Google is right to be proud of how well it keeps a vast majority of malware and scams out of the Play Store, but there is one particular kind of misleading applications that the company has trouble dealing with. So-called fleeceware apps are overcharging customers for basic functionality, but still deliver what they promise, which technically doesn't make them scams in Google's book. Some people end up with $300+ bills for an image search app that just redirects to Google Images, which is certainly not a genuine way of making money. Google has to step up its game to tackle these kinds of unethical apps.

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152

The march toward the $2000 smartphone isn't sustainable

Whether it folds or it's just the size of a microhome, high-end smartphones are hitting an all-time high many of us aren't exactly loving: price. Now, this isn't a post about singling out Samsung in particular—they're merely on the cutting edge of what is a larger and growing trend. When Apple launches its first 5G iPhones later this year, you can bet your AirPods they'll come with an appropriately next-generation price hike. But at what point is enough finally enough for the mass market?

One thing I think we can all agree on is that technology, and microprocessors in particular, have resulted in a tremendous and demonstrable trickle down effect in the marketplace, driven by both commoditization and innovation.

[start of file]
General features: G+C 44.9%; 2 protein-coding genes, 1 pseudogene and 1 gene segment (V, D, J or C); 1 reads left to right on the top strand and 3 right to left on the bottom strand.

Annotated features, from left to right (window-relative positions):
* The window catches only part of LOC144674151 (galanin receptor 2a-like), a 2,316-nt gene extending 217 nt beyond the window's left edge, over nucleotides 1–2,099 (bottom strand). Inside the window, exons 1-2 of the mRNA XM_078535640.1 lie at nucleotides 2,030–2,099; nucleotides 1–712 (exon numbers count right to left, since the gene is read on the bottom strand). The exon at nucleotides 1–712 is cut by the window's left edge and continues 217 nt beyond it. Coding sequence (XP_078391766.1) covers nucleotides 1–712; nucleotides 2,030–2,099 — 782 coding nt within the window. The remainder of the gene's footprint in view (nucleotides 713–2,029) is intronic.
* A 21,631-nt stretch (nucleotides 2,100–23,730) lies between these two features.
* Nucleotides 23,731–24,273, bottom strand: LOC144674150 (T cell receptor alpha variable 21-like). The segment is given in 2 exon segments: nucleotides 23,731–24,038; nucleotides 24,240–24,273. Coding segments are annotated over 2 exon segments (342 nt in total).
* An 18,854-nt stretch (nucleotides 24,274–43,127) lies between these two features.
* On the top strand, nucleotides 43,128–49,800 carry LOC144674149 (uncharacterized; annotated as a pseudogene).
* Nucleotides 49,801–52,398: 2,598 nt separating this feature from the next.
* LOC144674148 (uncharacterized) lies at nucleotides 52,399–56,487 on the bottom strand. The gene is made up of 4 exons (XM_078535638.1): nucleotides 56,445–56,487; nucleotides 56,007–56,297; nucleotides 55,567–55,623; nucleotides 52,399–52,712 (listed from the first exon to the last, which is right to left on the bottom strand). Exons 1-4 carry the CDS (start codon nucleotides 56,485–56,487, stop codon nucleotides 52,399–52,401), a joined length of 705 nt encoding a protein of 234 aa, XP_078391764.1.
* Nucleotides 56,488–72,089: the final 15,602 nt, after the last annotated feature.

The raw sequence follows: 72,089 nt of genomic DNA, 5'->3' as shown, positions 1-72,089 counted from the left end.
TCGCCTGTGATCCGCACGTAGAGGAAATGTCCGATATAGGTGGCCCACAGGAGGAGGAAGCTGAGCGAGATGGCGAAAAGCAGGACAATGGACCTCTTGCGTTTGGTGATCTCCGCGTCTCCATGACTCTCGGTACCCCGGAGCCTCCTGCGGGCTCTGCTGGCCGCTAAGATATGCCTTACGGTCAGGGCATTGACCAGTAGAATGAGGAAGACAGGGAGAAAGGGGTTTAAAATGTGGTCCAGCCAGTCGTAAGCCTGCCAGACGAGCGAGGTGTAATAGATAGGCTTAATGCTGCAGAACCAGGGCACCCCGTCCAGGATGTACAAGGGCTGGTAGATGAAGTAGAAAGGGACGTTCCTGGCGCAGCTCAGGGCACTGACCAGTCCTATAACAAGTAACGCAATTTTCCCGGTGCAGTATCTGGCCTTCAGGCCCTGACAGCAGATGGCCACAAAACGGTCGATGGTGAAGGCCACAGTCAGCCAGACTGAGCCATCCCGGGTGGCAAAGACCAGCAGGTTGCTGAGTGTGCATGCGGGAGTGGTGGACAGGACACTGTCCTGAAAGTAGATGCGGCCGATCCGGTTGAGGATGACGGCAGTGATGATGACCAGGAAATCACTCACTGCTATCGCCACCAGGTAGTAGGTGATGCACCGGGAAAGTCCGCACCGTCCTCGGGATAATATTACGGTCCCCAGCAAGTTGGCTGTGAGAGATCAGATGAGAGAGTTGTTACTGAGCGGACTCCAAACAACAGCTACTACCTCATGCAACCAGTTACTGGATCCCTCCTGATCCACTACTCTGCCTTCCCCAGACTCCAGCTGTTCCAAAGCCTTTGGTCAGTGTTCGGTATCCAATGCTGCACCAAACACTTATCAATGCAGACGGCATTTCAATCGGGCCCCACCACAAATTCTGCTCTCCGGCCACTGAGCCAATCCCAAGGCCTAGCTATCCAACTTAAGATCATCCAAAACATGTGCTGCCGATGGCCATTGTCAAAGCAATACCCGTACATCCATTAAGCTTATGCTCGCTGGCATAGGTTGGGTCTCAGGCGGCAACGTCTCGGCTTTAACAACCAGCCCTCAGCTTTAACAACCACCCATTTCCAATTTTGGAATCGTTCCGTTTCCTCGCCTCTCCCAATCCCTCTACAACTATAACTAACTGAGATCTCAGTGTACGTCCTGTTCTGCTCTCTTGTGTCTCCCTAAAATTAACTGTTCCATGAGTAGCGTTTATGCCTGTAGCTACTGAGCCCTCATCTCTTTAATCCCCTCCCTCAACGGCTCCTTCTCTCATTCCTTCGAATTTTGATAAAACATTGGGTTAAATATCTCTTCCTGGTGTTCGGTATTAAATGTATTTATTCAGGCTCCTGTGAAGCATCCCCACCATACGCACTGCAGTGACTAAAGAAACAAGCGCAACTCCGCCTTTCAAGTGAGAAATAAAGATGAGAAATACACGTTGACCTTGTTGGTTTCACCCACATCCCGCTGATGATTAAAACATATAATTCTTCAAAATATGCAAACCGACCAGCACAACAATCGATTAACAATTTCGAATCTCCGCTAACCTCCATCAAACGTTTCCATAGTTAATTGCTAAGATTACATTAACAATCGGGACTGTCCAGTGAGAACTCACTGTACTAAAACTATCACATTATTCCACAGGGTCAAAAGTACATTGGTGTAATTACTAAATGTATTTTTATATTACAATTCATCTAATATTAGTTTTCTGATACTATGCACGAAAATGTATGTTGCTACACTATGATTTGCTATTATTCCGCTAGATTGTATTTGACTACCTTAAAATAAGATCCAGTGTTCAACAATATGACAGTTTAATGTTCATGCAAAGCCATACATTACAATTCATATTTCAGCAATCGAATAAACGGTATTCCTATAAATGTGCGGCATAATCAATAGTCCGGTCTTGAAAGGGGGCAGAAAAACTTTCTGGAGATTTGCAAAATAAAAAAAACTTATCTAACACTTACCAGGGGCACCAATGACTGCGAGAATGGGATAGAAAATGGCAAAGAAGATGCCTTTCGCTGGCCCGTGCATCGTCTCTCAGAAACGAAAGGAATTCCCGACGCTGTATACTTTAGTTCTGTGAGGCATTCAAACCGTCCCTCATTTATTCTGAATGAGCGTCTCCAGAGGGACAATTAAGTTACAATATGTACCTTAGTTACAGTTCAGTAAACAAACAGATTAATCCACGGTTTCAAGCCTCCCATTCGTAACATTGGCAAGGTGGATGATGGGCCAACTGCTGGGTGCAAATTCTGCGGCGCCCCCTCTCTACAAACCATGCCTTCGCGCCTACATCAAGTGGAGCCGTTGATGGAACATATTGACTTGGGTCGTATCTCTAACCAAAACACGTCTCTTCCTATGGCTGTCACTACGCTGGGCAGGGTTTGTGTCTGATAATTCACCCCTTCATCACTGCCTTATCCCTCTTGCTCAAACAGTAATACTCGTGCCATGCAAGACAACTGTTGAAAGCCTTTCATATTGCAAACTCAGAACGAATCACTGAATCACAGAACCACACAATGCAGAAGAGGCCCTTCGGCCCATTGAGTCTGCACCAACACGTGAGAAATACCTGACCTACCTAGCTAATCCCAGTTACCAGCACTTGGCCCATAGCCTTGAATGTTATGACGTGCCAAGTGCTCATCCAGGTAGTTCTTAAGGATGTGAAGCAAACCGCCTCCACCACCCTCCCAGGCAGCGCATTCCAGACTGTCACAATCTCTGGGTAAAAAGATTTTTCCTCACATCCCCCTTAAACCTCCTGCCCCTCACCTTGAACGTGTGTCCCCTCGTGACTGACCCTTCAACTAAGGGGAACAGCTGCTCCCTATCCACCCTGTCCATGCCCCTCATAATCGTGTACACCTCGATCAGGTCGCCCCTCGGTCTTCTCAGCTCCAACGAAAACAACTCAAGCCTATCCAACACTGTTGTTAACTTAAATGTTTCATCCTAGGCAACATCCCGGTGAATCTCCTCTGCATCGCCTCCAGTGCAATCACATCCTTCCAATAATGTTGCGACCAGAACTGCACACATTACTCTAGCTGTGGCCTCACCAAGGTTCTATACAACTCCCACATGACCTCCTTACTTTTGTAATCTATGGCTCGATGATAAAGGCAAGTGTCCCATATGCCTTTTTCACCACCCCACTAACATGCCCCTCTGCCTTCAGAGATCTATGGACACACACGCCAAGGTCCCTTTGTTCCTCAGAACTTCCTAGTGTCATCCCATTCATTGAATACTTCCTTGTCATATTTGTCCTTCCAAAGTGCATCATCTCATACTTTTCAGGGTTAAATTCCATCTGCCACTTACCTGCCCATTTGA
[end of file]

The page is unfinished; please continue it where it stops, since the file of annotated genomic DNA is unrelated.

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223

The Galaxy S20 spells the end of the headphone jack for Android

Announced just earlier today, Samsung's Galaxy S20 series of phones don't have a headphone jack. This isn't the first flagship device from Samsung to skip out on the trusty, universal 3.5mm connector — the Galaxy Note10 holds that honor — but this is a much bigger deal. The Note series may be breaking sales records, but the "base" Galaxy S is the Samsung phone. For many customers, it's Android's official ambassador in the mobile world, representing the default experience, and the fact that it just lost the dependable headphone jack probably spells the eventual end of the connector for all Android phones everywhere, forever.

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12

Android's Twitter account reminds us of the feature divide between Nest Hubs and third-party Assistant smart displays

Google isn't the best at explaining its own products. Yet another example of this happened only a few days ago, as the official Android Twitter account posted about a Google Assistant feature that seemed to be new at first glance. However, it ended up being a reminder that not only is Google bad at explaining what its products do, but also that the feature divide between the Nest Hub and third-party Assistant smart displays is alive and well.

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62

Seven features we want to see OnePlus add to OxygenOS

The lightly tweaked version of Android that OnePlus phones use, called OxygenOS, has some pretty big advantages going for it. There are even things about it that we'd like to see make their way to stock Android. But there's always room for improvement, and we've got a (slightly larger) wishlist of changes that we think could make it even better.